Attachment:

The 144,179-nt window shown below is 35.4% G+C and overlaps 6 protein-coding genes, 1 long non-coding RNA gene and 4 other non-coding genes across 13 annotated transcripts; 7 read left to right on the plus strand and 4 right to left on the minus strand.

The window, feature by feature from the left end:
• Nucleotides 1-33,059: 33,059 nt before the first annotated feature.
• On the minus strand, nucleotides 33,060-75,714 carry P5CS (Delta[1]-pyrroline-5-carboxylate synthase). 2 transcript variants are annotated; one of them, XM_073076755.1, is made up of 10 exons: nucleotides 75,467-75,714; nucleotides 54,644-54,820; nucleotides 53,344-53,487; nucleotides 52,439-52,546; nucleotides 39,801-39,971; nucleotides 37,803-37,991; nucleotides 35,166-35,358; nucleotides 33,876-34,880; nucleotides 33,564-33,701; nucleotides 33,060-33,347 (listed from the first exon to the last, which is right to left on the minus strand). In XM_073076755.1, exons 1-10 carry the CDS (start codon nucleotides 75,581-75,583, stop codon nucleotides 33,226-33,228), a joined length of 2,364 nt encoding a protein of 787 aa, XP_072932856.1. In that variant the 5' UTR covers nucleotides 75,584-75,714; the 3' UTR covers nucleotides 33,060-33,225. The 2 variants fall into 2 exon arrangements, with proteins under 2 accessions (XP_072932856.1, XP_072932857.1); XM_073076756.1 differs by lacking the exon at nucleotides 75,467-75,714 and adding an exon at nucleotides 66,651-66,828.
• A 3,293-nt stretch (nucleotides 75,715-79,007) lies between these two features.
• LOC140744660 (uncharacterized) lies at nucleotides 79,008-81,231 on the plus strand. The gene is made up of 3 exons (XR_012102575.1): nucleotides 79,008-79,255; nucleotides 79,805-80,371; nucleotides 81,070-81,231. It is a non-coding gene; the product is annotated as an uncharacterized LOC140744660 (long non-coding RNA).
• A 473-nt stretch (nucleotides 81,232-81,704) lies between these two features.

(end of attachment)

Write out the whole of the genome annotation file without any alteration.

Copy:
The 144,179-nt window shown below is 35.4% G+C and overlaps 6 protein-coding genes, 1 long non-coding RNA gene and 4 other non-coding genes across 13 annotated transcripts; 7 read left to right on the plus strand and 4 right to left on the minus strand.

The window, feature by feature from the left end:
• Nucleotides 1-33,059: 33,059 nt before the first annotated feature.
• On the minus strand, nucleotides 33,060-75,714 carry P5CS (Delta[1]-pyrroline-5-carboxylate synthase). 2 transcript variants are annotated; one of them, XM_073076755.1, is made up of 10 exons: nucleotides 75,467-75,714; nucleotides 54,644-54,820; nucleotides 53,344-53,487; nucleotides 52,439-52,546; nucleotides 39,801-39,971; nucleotides 37,803-37,991; nucleotides 35,166-35,358; nucleotides 33,876-34,880; nucleotides 33,564-33,701; nucleotides 33,060-33,347 (listed from the first exon to the last, which is right to left on the minus strand). In XM_073076755.1, exons 1-10 carry the CDS (start codon nucleotides 75,581-75,583, stop codon nucleotides 33,226-33,228), a joined length of 2,364 nt encoding a protein of 787 aa, XP_072932856.1. In that variant the 5' UTR covers nucleotides 75,584-75,714; the 3' UTR covers nucleotides 33,060-33,225. The 2 variants fall into 2 exon arrangements, with proteins under 2 accessions (XP_072932856.1, XP_072932857.1); XM_073076756.1 differs by lacking the exon at nucleotides 75,467-75,714 and adding an exon at nucleotides 66,651-66,828.
• A 3,293-nt stretch (nucleotides 75,715-79,007) lies between these two features.
• LOC140744660 (uncharacterized) lies at nucleotides 79,008-81,231 on the plus strand. The gene is made up of 3 exons (XR_012102575.1): nucleotides 79,008-79,255; nucleotides 79,805-80,371; nucleotides 81,070-81,231. It is a non-coding gene; the product is annotated as an uncharacterized LOC140744660 (long non-coding RNA).
• A 473-nt stretch (nucleotides 81,232-81,704) lies between these two features.